When we bought our house I started looking at the available domotica options on the market.
And the one thing they all had in common at the time was their non-interoperability.
So I decided to design my own system, so as not to be restricted in what I could connect and control, now and in the future.
I picked CAT6 as my carrier cable as it's cheap, has eight wires, and plenty of connector and patching options.
The electrician put in 2km(!) of it throughout the house.
I went with a star layout because it offers the most options in how to wire and control it all.
164 CAT6 cables (142 for the domotica, 22 for network) are terminated at four 48 port patch panels in a second hand (old telco) 19" rack in my home office.
From there they are patched through to eight 24 port patch panels, each of which houses four domotica modules which are connected to six ports each.
The first port on each module is used for the rs485 bus which the modules use to communicate with the master (an embedded linux device), the other five can be hooked up to a number of combinations of sensors and actors.
The bus cables are patched to two extra 24 port patch panels which are wired up to a 2u panel with 32 leds and a five and twelve volt power supply.
Throughout the house there are 31 sensor combinations which measure light, temperature and detect movement.
In the hallways, stair cases, basement and toilet the lights are controlled by movement.
The modules I designed around the arduino mini 04.
These communicate over rs485 with the master using a token based protocol.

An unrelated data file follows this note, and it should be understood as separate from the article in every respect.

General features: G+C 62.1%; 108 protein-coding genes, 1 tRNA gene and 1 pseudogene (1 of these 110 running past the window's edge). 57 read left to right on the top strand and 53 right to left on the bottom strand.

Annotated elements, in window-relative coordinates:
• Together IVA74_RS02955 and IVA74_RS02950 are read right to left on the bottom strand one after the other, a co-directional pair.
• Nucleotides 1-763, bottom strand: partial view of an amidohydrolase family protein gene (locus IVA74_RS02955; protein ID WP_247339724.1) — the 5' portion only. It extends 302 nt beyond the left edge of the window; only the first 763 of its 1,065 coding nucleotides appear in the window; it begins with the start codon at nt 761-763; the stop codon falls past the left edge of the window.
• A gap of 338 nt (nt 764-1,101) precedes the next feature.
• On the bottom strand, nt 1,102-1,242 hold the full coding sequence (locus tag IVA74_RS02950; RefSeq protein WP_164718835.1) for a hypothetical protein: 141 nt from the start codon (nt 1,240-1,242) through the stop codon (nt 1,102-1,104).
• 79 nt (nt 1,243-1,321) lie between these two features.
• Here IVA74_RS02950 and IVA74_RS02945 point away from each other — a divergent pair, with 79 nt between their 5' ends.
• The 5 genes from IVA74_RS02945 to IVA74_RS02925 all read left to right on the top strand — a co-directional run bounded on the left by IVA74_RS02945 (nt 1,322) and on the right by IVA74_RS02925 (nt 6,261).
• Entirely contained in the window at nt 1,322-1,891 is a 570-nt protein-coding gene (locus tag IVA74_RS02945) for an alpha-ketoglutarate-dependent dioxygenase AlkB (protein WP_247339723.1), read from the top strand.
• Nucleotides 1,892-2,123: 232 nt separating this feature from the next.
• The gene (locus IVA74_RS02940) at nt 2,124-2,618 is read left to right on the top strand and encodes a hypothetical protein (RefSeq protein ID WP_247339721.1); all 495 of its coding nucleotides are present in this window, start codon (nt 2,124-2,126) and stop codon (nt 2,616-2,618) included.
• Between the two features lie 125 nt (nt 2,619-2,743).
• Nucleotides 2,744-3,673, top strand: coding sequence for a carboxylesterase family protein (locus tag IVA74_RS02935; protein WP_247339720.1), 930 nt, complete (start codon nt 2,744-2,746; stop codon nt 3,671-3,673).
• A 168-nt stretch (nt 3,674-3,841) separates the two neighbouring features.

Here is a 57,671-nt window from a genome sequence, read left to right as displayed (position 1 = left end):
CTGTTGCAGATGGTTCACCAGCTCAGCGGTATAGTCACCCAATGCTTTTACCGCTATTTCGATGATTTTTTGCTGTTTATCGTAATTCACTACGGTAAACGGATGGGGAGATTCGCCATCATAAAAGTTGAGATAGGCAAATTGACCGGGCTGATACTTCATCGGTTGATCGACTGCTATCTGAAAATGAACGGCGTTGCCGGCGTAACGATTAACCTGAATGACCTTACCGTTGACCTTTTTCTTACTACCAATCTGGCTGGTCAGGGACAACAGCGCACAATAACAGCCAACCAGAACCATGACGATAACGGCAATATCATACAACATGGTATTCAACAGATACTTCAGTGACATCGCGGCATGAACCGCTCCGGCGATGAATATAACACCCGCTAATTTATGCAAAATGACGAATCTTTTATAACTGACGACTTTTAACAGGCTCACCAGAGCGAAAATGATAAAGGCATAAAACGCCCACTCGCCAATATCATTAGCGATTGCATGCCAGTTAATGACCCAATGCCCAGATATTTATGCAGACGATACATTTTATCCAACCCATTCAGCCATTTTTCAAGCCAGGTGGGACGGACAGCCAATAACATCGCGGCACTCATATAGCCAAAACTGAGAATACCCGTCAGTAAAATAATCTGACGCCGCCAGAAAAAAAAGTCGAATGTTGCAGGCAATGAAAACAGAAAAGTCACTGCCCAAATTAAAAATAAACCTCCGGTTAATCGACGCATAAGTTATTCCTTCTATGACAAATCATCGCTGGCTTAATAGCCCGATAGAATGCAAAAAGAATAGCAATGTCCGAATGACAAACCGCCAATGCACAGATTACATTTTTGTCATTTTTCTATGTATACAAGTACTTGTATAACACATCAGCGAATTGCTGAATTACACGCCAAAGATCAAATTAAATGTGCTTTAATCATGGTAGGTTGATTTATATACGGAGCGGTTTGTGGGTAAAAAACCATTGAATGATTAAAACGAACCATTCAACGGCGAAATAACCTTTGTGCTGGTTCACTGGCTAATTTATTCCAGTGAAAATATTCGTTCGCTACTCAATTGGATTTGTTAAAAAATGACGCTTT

They get input from the 31 sensor combinations, 28 two button wall switches and 8 thermostats.
And they give output to 29 lights, 3 dimmers, 17 switchable power sockets, 8 thermostats, 6 blinds and 2 doors.
I also still need to connect an electrovalve to fill the bath tub along with an ultra sonic range finder to detect whether the bath tub is full, a controller for the garage port, and sensors for the electricity meters, gas meter, boiler, water pumps, dryer and washer.
And the 23" touchscreen I built into the kitchen isn't currently hooked up to anything either.
The existing radiators I connected to the domotica system by using cheap HoneyWell HR20 thermostats, which I hooked up through their serial debug ports.
During the remodelling I had speakers put in all rooms (10 in total), for which I built five stereo amplifier modules, connected to an old media server with two sound cards.
The amplifier modules are switched on by solid state relays, which are switched by the parallel port on the sound server.
This gives us the ability to have separate music streams in each room. (Or the same streams in any combination of rooms.) As well as intercom capability. (Mainly used for the doorbell.)
The doors are equiped with smart locks from Invited. I put remote controls for these in the ceiling as well, so I can open/lock the doors through the domotica.
The television in our living room is solely connected to a small htpc (a xtreamer ultra 2 from Xtreamer) which sends its sound over a fiber optic (toslink) cable to the avr amplifier in the rack.
The whole setup is controlled through a single streamzap remote controller, which sends its signal to an IRTrans Ethernet Module (http://www.irtrans.de.) The signal for this is translated by a process running on the domotica master, which sends the necessary signal onwards to either an IRTrans USB Module for the avr receiver, or to a lirc process on the htpc.
UPDATE 2019/3/30: The Xtreamer has given up the ghost after seven years of faithful service, and has now been replaced with an OSMC Vero 4k. This comes with a radio remote, so I did away with the streamzap and the IRTrans in the living room (the one in the office is still used to control the avr receiver). And have replaced its functionality with on the one hand the OSMC CEC capability, allowing me to control the television from within kodi over the hdmi cable. And on the other hand a few Kodi remote button mappings to control the avr receiver volume through the other IRTrans module.
created: 2013/3/9 last updated: 2019/3/30